On looking at Coca Cola’s history of cans, their recognisable type based logo is ever present, as are their brand colours; red and white. They didn’t seem to veer off their track too much until between 1994 and 2000 where they seemed to get confused over whether their can was actually a bottle. However, on realising their mistake, it was dropped and in 2002 they adopted their “classic” look and it’s been there ever since. Sure, they release limited edition cans, seasonal cans and the like but that logo and those colours are always there.
There are numerous other areas in which Pepsi’s strategy has tripped up. In the 1980’s Pepsi’s celebrity endorsement strategy ran into several problems. The first being a pyrotechnic stunt gone wrong which left Michael Jackson addicted to painkillers. In 1987, David Bowie (another of Pepsi’s celebrity faces) was accused of sexual assault, forcing the company to drop their new advert immediately.
A string of other bad marketing errors, such as Pepsi’s advert that makes fun of rival brand Coca Cola, actually helping Coca Cola, lead to Pepsi seated safely in the number two fizzy drinks spot (until Diet Coke overtook them). Pepsi targeted both Santa Claus and Coca Cola’s famous polar bears in their “hilarious” advertising campaign, that actually ended up helping their rivals.
In May 2012 Brad Jakeman, Pepsi’s new chief creative officer was tasked with creating a new global campaign. He spent nine months and over $5 million dollars to figure out “Coke is timeless. Pepsi is timely.” Really Brad? It took you that long to figure that out? How is that even possible? I think I’d figured that out by the 3rd paragraph of this article, and that was before researching where Pepsi were going wrong.
 “You don’t need a consultancy to tell you that Coke has used the polar bear and Santa mascots for decades. The product is named “Classic.” Everything about the brand is traditional.”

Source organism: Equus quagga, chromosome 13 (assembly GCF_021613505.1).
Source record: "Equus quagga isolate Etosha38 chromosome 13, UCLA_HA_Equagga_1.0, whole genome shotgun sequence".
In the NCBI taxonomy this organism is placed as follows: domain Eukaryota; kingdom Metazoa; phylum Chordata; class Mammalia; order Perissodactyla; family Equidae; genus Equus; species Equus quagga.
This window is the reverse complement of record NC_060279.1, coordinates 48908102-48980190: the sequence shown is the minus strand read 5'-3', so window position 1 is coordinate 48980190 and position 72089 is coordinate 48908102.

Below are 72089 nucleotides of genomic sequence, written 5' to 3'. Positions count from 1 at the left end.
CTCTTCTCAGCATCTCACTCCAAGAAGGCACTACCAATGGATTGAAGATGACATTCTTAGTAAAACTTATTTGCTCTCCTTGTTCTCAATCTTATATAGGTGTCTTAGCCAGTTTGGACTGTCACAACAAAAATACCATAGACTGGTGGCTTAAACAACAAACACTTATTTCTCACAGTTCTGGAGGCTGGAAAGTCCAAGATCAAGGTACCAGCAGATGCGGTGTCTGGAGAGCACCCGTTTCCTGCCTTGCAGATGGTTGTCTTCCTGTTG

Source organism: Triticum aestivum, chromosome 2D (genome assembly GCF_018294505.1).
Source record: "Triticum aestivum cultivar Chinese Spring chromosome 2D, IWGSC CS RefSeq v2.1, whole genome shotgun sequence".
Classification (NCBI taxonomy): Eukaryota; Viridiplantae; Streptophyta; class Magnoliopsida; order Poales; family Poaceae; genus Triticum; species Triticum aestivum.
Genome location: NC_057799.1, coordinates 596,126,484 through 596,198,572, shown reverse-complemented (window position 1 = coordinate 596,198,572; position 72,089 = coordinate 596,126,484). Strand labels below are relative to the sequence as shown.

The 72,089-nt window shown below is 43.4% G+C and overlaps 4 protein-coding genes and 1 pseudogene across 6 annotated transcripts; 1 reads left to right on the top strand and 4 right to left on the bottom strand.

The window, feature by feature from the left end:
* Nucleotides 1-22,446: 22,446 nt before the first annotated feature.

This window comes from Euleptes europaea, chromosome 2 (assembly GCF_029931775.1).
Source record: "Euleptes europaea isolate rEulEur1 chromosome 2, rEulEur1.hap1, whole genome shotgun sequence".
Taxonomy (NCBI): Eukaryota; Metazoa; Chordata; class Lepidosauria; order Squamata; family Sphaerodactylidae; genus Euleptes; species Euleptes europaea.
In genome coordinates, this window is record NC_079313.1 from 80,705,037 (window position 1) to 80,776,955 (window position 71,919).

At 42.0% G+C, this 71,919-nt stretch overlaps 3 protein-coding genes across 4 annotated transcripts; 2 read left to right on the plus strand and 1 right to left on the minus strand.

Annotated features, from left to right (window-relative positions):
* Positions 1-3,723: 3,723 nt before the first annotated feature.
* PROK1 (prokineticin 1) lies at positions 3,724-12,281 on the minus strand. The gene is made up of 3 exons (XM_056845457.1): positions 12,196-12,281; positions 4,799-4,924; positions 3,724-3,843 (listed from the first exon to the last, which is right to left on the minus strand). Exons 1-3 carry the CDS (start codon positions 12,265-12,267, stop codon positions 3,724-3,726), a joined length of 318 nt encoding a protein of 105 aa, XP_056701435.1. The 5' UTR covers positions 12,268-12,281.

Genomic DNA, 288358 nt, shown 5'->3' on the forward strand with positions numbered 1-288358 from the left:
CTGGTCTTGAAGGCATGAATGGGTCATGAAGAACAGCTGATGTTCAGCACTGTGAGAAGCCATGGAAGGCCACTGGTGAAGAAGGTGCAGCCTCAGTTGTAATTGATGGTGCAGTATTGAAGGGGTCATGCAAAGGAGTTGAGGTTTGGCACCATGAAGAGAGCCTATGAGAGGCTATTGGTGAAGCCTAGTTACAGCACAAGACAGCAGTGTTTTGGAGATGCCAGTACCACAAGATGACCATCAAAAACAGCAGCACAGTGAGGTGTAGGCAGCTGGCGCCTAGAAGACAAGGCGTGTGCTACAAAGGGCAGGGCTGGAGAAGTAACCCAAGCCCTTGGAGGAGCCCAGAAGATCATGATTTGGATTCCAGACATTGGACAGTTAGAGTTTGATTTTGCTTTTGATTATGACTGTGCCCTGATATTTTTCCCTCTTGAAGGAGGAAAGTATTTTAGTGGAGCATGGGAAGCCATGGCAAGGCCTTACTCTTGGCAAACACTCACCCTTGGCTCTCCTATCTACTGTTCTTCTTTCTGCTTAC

And therein lies the key problem. Coca Cola have their message and brand identity, it’s the same as their logo; timeless and classic. Pepsi on the other hand, have nothing. They haven’t got that key hook to their brand that gets people. They’ve got nothing to hang their advertising from. Everything related to the brand just seems to be random. Random can be great, if done right (see – Rowntree’s Randoms). However, when random isn’t what you’re going for, it’s just a term that’s bandied about because people don’t quite know how to classify you or your product.
Just as a fun little exercise, take a look at and compare the Coca Cola and Pepsi websites;
Coca Cola website
Comparing the two company websites would be another blog post in it’s own right, but I think from these two screenshots alone, you can see which of the two companies is miles out in front of their competition. I’m really not sure if Pepsi are a drinks company or if they’re selling tickets for concerts.
Conclusion: Coca Cola vs Pepsi | Logo Design Case Study
How can Pepsi sort it out?
They need to get hold of a concept. They need to redesign their logo, packaging and entire brand identity to reflect that.
Essentially, they need to do what they should’ve done years ago.
They need to start again and rebuild their entire brand message, or, get a brand message as at the minute, there isn’t enough to rebuild.
Do you think Pepsi are going wrong? Do you prefer Pepsi to Coke? 😉 Let us know your thoughts below.